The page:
Diet Tips to Help Prevent Diabetes
The United States is in the midst of an obesity crisis, and one side effect is that more Americans than ever have diabetes. This disease is very manageable, and most people who have it can live a relatively normal life. However, left unchecked, diabetes can cause numerous health problems, including heart disease, bone disorders, limb amputation and even death. It is estimated that approximately 24 million Americans have diabetes, and about 6 million of these people may not know that they have it.
Diabetes is preventable, and you can take the following steps to ensure that you don’t develop the disease.
Type 1 and Type 2
Diabetes is categorized in two types. Type 1, often referred to as Juvenile Diabetes, tends to develop during childhood. According to the American Diabetes Association, “Only 5% of people with diabetes have this form of the disease.” Type 1 diabetes requires insulin therapy and regular blood glucose monitoring. It occurs when the body doesn’t produce insulin, which helps the body break down sugar.
Most Americans suffer from type 2 diabetes. The American Diabetes Association defines type 2 diabetes as follows: “Diabetes is a problem with your body that causes blood glucose (sugar) levels to rise higher than normal. …If you have type 2 diabetes your body does not use insulin properly. This is called insulin resistance. At first, your pancreas makes extra insulin to make up for it. But, over time it isn’t able to keep up and can’t make enough insulin to keep your blood glucose at normal levels.”
Type 2 Diabetes Is Preventable
There are many factors that contribute to the development of diabetes, but the most prevalent risk factors include genetic predisposition and unhealthy lifestyle choices. According to a study conducted by the Harvard T.H. Chan School of Public Health, “Although the genes you inherit may influence the development of type 2 diabetes, they take a back seat to behavioral and lifestyle factors. Data from the Nurses’ Health Study suggest that 90 percent of type 2 diabetes in women can be attributed to five such factors: excess weight, lack of exercise, a less-than-healthy diet, smoking, and abstaining from alcohol.”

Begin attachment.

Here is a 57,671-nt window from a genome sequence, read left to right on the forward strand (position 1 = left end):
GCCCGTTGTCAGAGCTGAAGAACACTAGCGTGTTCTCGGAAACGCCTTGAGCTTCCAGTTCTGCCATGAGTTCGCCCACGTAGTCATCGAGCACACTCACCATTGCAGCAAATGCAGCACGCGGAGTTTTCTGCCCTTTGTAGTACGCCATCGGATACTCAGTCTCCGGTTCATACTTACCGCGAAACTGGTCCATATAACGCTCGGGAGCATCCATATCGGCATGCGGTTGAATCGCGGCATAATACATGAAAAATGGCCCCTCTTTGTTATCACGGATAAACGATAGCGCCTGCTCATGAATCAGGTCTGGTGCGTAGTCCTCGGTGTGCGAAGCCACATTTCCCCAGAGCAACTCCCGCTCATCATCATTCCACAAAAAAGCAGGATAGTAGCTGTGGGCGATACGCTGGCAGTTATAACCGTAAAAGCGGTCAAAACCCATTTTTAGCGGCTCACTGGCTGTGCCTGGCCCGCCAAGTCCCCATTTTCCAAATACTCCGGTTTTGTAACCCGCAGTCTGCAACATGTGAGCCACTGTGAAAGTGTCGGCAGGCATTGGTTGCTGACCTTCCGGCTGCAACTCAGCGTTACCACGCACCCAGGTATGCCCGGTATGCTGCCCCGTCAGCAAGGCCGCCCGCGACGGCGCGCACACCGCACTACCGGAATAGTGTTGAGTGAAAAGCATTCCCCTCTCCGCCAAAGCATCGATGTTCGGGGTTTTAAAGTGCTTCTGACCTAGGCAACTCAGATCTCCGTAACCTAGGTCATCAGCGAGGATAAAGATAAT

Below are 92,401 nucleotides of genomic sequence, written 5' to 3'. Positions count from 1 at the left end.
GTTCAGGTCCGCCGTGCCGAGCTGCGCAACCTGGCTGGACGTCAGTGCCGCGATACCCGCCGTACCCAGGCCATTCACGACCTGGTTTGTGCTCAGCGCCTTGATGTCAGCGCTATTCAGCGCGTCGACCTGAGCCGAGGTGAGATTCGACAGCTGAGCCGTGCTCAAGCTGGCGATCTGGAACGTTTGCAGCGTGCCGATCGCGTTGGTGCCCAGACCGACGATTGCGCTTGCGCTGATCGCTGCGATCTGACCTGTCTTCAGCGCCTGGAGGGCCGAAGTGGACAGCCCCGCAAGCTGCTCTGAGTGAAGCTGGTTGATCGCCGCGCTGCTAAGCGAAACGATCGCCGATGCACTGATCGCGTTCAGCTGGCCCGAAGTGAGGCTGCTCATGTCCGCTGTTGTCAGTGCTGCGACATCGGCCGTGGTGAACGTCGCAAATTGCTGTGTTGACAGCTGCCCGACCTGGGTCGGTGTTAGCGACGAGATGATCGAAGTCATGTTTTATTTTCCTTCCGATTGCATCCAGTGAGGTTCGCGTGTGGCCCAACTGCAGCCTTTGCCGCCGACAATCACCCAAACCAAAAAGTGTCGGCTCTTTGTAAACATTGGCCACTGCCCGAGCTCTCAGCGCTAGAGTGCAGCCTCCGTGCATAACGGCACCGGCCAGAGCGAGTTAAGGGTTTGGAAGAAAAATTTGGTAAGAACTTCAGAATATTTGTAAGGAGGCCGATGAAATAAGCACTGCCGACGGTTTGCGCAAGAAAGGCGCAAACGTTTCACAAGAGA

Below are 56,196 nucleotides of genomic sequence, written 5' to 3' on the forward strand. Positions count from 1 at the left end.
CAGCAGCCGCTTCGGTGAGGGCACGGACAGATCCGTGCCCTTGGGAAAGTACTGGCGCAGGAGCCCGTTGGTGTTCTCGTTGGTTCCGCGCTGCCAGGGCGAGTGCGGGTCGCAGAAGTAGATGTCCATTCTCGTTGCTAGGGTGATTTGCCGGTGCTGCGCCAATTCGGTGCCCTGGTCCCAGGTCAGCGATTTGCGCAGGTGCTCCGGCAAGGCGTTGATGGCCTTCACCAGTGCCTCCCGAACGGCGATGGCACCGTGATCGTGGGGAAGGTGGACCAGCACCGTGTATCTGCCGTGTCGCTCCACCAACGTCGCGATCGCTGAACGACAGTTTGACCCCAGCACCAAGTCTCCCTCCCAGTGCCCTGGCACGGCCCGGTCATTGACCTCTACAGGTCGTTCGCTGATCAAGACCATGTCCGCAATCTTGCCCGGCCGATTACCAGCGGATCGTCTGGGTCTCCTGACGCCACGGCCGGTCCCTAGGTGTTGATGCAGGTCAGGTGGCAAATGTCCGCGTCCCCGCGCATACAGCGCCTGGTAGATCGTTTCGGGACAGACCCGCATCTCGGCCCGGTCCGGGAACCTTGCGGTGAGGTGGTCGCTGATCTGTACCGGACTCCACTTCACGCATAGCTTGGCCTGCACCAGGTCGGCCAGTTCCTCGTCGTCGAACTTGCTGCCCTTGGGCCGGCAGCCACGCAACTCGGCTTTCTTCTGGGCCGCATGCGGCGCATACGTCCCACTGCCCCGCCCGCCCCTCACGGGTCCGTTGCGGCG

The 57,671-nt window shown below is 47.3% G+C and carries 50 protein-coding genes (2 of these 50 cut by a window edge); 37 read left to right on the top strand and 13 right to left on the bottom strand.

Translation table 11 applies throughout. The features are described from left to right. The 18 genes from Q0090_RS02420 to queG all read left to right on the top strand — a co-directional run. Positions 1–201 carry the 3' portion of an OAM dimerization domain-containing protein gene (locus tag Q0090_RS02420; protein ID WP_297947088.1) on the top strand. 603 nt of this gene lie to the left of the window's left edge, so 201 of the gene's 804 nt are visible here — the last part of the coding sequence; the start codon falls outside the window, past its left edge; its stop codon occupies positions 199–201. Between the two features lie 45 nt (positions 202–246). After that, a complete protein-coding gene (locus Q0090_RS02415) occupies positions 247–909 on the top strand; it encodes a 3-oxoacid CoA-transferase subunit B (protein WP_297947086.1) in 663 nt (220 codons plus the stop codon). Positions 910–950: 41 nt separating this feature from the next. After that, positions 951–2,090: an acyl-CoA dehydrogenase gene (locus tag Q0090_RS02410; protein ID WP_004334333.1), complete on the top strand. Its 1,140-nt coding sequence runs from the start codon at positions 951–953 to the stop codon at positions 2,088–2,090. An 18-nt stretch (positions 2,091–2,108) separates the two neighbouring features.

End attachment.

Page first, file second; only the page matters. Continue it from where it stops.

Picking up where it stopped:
Experts agree that the easiest and most effective way to prevent type 2 diabetes is through diet and exercise. By eating a well balanced diet that is low in sugar and sodium, you can reduce your risk of developing the disease. The National Diabetes Education Program gives tips on how to manage your diet to prevent developing type 2 diabetes. “Portion size is the amount of food you eat, such as 1 cup of fruit or 6 ounces of meat. If you are trying to eat smaller portions, eat a half of a bagel instead of a whole bagel or have a 3-ounce hamburger instead of a 6-ounce hamburger. Three ounces is about the size of your fist or a deck of cards.” The site also suggests drinking more water with your food and sharing desserts to reduce your overall portion size.
Type 2 Diabetes Can Be Managed
If you have type 2 diabetes, you may exhibit some of the following symptoms, as stated by the Mayo Clinic: “Increased thirst and frequent urination, increased hunger, weight loss, fatigue, blurred vision, slow-healing sores or frequent infections, and areas of darkened skin.” If you exhibit any or a combination of these symptoms, make an appointment with your doctor to determine whether or not you have diabetes. Some cases can be managed with a healthy diet and exercise plan, but diagnosing and treating the disease early reduces the risk of complications.
If you’ve got a family history of diabetes, or if your diet and exercise habits are not the healthiest, you may be at risk for developing type 2 diabetes. Adopting healthy eating and exercise habits can go a long way toward preventing the disease and enabling you to live a long and healthy life.